Growth in the field and CO2 exchange characteristics in relation to temperature of young asparagus (Asparagus officinalis L.) : a thesis presented in partial fulfilment of the requirements for the degree of Doctor of Philosophy in Horticultural Science at Massey University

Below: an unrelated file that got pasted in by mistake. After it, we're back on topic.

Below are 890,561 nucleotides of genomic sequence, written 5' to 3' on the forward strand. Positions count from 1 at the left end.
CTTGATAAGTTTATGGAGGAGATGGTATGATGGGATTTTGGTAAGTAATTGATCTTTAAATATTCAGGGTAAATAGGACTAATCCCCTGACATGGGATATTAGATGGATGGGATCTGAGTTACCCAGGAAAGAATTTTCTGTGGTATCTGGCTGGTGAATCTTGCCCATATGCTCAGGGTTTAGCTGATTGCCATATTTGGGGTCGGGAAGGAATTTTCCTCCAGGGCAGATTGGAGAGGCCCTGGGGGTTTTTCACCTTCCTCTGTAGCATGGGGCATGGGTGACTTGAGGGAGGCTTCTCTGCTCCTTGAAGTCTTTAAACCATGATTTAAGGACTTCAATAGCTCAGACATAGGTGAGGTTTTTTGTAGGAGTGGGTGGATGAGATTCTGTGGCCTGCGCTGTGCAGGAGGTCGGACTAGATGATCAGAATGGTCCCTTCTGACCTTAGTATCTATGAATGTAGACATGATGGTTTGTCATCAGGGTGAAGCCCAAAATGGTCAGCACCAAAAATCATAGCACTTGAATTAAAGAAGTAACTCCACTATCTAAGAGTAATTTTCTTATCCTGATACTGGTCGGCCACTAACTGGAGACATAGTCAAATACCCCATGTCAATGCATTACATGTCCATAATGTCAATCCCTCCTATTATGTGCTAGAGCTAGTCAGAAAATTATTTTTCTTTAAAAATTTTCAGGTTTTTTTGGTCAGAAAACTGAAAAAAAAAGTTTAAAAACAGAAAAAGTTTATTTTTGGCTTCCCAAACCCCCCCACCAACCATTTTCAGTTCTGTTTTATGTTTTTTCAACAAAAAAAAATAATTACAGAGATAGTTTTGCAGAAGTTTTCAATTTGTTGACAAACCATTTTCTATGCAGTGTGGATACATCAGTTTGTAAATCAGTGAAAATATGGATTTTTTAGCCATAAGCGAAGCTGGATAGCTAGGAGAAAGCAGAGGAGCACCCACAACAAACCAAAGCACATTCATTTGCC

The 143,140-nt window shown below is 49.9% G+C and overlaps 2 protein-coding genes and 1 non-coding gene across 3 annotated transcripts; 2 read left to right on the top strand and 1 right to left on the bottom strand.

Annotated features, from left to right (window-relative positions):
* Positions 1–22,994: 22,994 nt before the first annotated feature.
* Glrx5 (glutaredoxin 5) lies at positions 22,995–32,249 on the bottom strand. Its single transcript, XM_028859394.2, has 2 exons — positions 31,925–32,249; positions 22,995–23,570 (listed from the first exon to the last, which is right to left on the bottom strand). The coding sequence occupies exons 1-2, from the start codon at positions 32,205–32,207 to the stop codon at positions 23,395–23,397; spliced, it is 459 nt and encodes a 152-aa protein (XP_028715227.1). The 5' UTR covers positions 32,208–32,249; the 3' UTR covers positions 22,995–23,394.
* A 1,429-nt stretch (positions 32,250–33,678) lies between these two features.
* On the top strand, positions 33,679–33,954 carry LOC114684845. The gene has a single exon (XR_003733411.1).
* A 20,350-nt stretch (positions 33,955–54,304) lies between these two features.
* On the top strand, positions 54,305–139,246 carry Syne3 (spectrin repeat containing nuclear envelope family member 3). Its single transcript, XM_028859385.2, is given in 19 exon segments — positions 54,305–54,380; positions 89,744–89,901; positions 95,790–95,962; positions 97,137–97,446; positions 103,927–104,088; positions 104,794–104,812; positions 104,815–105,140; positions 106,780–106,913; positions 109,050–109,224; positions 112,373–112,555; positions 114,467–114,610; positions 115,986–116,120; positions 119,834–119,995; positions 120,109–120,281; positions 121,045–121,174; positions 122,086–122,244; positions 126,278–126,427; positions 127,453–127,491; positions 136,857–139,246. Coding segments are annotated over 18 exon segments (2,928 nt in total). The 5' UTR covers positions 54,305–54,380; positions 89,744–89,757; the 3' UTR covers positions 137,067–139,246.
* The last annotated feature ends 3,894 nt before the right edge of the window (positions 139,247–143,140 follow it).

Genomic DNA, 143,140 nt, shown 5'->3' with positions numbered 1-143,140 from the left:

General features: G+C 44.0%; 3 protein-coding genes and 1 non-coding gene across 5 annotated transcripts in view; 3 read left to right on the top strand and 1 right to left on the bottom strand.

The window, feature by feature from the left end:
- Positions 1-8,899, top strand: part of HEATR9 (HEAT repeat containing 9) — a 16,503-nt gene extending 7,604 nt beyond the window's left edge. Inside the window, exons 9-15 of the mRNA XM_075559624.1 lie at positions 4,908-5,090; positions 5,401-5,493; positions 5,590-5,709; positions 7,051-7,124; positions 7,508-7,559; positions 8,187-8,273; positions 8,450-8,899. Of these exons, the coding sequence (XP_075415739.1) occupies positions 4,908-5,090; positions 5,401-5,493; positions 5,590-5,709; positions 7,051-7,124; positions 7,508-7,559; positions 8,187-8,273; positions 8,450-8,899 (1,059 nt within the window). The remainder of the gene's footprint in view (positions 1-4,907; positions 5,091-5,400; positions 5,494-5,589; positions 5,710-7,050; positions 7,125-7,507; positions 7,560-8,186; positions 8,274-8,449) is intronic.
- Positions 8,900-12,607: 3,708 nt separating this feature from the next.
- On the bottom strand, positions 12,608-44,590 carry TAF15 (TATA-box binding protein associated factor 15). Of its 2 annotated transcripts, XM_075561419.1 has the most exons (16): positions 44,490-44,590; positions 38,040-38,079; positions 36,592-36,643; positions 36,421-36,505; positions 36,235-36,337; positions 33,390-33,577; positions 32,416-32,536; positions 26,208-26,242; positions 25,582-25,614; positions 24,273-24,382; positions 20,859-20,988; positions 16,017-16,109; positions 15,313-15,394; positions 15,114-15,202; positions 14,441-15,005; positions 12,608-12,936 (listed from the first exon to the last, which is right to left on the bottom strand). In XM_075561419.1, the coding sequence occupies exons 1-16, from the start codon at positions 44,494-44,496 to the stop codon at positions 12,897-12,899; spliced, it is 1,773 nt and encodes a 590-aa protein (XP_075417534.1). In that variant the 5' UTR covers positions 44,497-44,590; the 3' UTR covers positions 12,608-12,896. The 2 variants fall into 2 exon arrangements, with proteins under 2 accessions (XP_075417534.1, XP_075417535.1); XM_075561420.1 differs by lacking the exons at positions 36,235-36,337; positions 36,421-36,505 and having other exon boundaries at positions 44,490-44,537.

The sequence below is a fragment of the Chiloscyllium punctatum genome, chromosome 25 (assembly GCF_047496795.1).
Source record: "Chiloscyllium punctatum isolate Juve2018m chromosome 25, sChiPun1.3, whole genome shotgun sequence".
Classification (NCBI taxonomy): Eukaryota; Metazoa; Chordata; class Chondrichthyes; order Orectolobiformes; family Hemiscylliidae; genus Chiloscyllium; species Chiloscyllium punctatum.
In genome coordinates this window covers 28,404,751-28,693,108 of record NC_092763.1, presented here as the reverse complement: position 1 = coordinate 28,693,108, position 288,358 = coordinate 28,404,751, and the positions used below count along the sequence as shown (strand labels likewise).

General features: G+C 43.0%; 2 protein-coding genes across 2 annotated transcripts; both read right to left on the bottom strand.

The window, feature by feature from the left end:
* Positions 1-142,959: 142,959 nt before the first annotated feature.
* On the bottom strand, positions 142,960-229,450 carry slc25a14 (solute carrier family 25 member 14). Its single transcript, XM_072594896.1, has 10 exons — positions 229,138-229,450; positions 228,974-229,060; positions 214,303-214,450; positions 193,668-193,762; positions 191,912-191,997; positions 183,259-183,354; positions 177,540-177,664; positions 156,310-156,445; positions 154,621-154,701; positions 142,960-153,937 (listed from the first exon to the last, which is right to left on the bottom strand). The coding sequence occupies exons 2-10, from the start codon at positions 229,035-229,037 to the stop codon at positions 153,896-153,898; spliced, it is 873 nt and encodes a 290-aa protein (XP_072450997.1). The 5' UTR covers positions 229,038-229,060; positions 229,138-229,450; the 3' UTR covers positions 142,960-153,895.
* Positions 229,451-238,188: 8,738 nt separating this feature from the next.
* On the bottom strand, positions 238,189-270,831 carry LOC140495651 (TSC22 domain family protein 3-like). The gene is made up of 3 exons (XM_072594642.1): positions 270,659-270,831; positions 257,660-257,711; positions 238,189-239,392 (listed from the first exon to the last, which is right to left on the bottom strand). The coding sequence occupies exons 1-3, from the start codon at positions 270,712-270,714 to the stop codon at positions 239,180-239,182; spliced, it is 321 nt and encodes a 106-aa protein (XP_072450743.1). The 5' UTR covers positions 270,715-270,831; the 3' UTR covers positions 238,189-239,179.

Studies on asparagus plants were conducted in the field and in growth rooms during 1990 to 1992. The field experiment was carried out to study the growth and development of young asparagus using successional plantings, from September to March, with two commonly grown cultivars, namely UC157 and Jersey Giant. The growth room study was divided into three separate experiments with the following four cultivars: UC157, Brocks, Tainan 1 and Larac. The first experiment studied the effects of high temperatures (30/20, 35/25 and 40/30°C) on the ontogenetic changes of photosynthesis, the second the effects of temperatures (20/20, 25/25, 30/20, 35/15 and 40/20°C) on plant respiration and ACi curve. The final experiment examined the effects of high temperatures (20/20, 25/25, 30/20, 35/15 and 40/20°C) on the light response curve. In the field experiment, a logistic model based on a heat unit time scale was used to describe changes in total, crown and shoot dry weight. The curves showed that the earlier plantings resulted in larger plants at the end of the season. UC157 performed best from the September planting, while Jersey Giant suffered from low temperatures resulting in the differences between the September and October plantings being marginal. In addition, plant dry weight at the final harvest (autumn) decreased as the planting date was delayed. Planting later than October resulted in inferior plant quality based on carbohydrate storage and shoot, bud and root numbers criteria. In general the effect of treatment was carried over into the spring. A sharp decrease in total plant RGR late in the season was due, in particular, to the fall in shoot RGR. The fall in the shoot RGR was greater than the fall in crown RGR. The shoot to root dry weight ratio in the first season increased up until February and then decreased regardless of planting date and cultivar. The allometric relationship between shoot and crown dry weight showed a similar trend. It was suggested that the change in the ratio and in the allometric relationship was due to a seasonal factor, probably temperature. In early spring of the second season the ratio increased for a short period of time and then decreased or stabilised. Shoot, bud and root production increased exponentially for earlier plantings, particularly for UC157. UC157 had a higher number of these three plant parts than Jersey Giant. However, Jersey Giant had larger shoots, buds and roots as the total dry weights of these organs were not different to UC157. The bud to shoot number ratio increased as the season progressed suggesting that shoot growth predominated over bud production during early growth. Meanwhile the cumulative shoot plus bud to root number ratio was high and similar for all plantings during early growth suggesting that young plants gave priority to shoot and bud development. The ratio then decreased sharply before stabilising late in the season. At the final harvest the cumulative shoot plus bud was supported by about two roots for the early plantings. The CO2 exchange studies of asparagus seedlings found that maximum photosynthesis was achieved on fern of an intermediate age regardless of cultivars. Photosynthesis of young and mature ferns was similar. Photosynthesis decreased as temperature increased from 20 to 40°C. Brocks had a lower photosynthesis at 20/20°C compared to Tainan 1 and Larac, while at high temperatures both Brocks and UC157 had a higher photosynthetic rate than Tainan 1 and Larac. Shoot and crown dark respiration all increased with temperature but the Q10 was low. The low Q10 of crown respiration was possibly due to low oxygen availability and the capacity of storage roots to conserve storage carbohydrate. The fern photorespiration and dark respiration also increased with temperature, but at 40/20°C the photorespiration rate decreased. The decrease suggests that photorespiratory enzymes are labile to temperature compared to dark respiratory enzymes. There was a trend for Brocks to have a higher photorespiration rate compared to Tainan 1 and Larac at 20/20°C, while at 35/15°C the photorespiration rate of Brocks was lower compared to the other cultivars. The CO2 compensation point (Γ) increased as the temperature increased. The increase was mainly due to photorespiration but at 40°C dark respiration made a more significant contribution. The carboxylation efficiency (CE) was the major limitation at low temperature but as temperature increased stomatal limitation (1g) became an important factor. The increase in 1g was possibly due to the effect of a high VPD. Mature fern photosynthesis responded biphasically to increasing light intensities. The only difference in the light response curve between cultivars was at 35/15°C, where Brocks had a higher rate of photosynthesis than other cultivars at light intensities ranging from 300 to 750 μmol m-2 s-1. Furthermore, the quantum yield (α) and maximum photosynthesis at light saturation (Pmax) decreased and the light compensation point (LCP) increased as the temperature was raised. Tainan 1 had a higher LCP and lower α than other cultivars, while UC157 had a higher Pmax. Thus overall decrease in carbon accumulation with temperature was mainly due to an increase in stomatal limitation, a decrease in quantum yield, an increase in photorespiration (low carboxylation efficiency), and an increase in dark respiration.